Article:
In this session, technical, physical and social elements combine into a passing and receiving practice that works on all elements of passing and receiving, including first touch, awareness, scanning and communication, along with some position specific work.
This practice allows the coach to work on some very relevant areas of passing and receiving. Players must be aware of what is happening inside and outside the pitch. They need to communicate to help each other and they need to be able to think ahead about where and when they need to receive and where they will be playing the next pass to.
This is all done at pace with two teams working at once to create chaos. To help players, we use a gridded area in the centre to offer some positional reference points.
This session’s multifaceted nature allows coaches to concentrate on a particular area of passing and receiving or just let the session flow, depending on player aptitude and understanding. After running it a few of times, players will have clarity on the rules and then be better able to focus on the detail.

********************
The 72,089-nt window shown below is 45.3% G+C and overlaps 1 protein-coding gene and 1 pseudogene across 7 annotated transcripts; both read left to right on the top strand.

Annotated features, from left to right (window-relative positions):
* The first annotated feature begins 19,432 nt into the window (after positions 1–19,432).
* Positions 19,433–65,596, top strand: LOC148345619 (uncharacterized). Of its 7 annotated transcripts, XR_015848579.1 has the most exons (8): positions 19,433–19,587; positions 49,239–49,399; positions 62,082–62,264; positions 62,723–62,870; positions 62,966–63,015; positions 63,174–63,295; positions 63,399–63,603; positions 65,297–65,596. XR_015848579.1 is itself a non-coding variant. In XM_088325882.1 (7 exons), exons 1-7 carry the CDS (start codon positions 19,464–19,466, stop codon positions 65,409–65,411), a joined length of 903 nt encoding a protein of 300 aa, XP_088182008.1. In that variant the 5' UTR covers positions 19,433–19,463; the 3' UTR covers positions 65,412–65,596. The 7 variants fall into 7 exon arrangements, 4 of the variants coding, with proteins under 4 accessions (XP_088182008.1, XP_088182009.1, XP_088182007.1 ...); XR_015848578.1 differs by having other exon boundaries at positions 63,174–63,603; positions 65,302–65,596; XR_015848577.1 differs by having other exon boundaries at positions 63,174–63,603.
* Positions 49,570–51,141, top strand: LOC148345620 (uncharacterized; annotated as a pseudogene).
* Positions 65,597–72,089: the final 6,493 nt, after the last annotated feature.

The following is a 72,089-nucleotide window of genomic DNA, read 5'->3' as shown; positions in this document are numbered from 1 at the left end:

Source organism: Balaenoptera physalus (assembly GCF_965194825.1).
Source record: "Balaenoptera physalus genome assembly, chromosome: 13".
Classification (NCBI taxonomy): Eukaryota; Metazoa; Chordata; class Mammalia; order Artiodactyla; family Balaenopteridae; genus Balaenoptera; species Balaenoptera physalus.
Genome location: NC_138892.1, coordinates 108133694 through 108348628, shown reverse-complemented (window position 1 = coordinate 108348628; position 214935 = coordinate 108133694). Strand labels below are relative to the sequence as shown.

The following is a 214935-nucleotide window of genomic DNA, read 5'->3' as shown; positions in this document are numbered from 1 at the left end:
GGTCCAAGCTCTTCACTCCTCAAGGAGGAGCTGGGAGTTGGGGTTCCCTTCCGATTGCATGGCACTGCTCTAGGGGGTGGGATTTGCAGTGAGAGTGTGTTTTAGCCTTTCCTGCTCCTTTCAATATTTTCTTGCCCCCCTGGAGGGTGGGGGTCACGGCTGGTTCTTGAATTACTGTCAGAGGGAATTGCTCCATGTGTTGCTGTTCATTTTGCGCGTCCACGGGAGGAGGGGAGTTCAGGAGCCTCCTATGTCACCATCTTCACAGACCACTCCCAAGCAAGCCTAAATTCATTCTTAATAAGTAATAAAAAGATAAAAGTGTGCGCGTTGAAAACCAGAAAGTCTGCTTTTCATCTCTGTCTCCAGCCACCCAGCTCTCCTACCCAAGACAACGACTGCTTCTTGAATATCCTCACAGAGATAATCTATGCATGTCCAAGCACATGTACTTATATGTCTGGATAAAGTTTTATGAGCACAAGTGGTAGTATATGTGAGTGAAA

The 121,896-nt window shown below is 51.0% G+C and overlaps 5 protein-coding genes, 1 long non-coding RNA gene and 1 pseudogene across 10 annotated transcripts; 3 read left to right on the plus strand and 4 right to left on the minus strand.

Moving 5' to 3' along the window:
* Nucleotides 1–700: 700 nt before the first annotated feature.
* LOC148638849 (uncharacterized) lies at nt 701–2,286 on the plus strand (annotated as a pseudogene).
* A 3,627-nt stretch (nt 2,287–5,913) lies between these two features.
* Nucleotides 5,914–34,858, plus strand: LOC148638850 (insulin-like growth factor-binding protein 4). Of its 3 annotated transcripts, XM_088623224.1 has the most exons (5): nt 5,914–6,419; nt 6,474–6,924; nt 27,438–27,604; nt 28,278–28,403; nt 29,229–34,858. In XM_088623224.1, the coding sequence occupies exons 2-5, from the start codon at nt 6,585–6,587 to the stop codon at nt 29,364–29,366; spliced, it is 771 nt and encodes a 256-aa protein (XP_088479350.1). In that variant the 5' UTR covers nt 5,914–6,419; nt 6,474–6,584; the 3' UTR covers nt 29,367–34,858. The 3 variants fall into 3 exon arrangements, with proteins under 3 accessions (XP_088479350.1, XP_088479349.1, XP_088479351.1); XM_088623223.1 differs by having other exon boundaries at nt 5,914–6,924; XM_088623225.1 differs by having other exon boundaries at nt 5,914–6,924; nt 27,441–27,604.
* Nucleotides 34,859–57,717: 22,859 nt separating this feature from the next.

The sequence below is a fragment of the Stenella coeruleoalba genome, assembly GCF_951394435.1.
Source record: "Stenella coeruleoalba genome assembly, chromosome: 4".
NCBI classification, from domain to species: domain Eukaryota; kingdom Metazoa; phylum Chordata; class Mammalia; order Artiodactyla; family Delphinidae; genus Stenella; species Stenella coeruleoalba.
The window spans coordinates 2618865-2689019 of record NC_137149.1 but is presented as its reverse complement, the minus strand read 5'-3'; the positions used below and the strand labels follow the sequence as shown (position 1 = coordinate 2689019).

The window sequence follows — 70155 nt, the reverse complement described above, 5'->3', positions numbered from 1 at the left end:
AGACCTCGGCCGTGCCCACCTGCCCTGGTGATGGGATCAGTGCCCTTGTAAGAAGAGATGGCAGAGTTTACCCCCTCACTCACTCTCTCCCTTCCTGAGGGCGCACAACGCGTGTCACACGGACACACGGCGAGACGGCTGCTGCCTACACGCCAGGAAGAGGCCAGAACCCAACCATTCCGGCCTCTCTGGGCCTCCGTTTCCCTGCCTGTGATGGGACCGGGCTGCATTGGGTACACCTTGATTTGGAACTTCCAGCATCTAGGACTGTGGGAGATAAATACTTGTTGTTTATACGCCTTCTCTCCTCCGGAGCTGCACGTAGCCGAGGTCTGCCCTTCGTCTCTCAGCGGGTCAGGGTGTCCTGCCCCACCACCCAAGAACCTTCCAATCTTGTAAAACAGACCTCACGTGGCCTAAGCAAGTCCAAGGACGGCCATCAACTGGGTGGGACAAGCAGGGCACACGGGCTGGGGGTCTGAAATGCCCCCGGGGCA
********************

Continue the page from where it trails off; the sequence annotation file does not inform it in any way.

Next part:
As a training activity, it promotes good habits, gets the players to think while playing and successfully engages them before going into a possession-based practice or game-based session.
This activity was designed and implemented to highlight the areas we wanted players to focus on within passing and receiving but also to highlight that we are willing to try new and different ways of doing things, knowing we may get it wrong.
This was highlighted to the players before we ran it for the first time and we asked for feedback after the session, which led to a couple of changes.